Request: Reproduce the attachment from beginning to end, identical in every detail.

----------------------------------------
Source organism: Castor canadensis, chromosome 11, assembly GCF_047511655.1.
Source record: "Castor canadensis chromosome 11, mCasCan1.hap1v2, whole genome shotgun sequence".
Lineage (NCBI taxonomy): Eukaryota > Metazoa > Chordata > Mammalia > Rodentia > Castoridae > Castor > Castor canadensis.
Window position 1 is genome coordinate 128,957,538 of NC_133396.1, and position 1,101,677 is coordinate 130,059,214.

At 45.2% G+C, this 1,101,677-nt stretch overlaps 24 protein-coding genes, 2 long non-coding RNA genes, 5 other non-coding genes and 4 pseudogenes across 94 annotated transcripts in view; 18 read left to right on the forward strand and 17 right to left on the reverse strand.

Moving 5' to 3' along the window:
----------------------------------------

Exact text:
Source organism: Castor canadensis, chromosome 11, assembly GCF_047511655.1.
Source record: "Castor canadensis chromosome 11, mCasCan1.hap1v2, whole genome shotgun sequence".
Lineage (NCBI taxonomy): Eukaryota > Metazoa > Chordata > Mammalia > Rodentia > Castoridae > Castor > Castor canadensis.
Window position 1 is genome coordinate 128,957,538 of NC_133396.1, and position 1,101,677 is coordinate 130,059,214.

At 45.2% G+C, this 1,101,677-nt stretch overlaps 24 protein-coding genes, 2 long non-coding RNA genes, 5 other non-coding genes and 4 pseudogenes across 94 annotated transcripts in view; 18 read left to right on the forward strand and 17 right to left on the reverse strand.

Moving 5' to 3' along the window: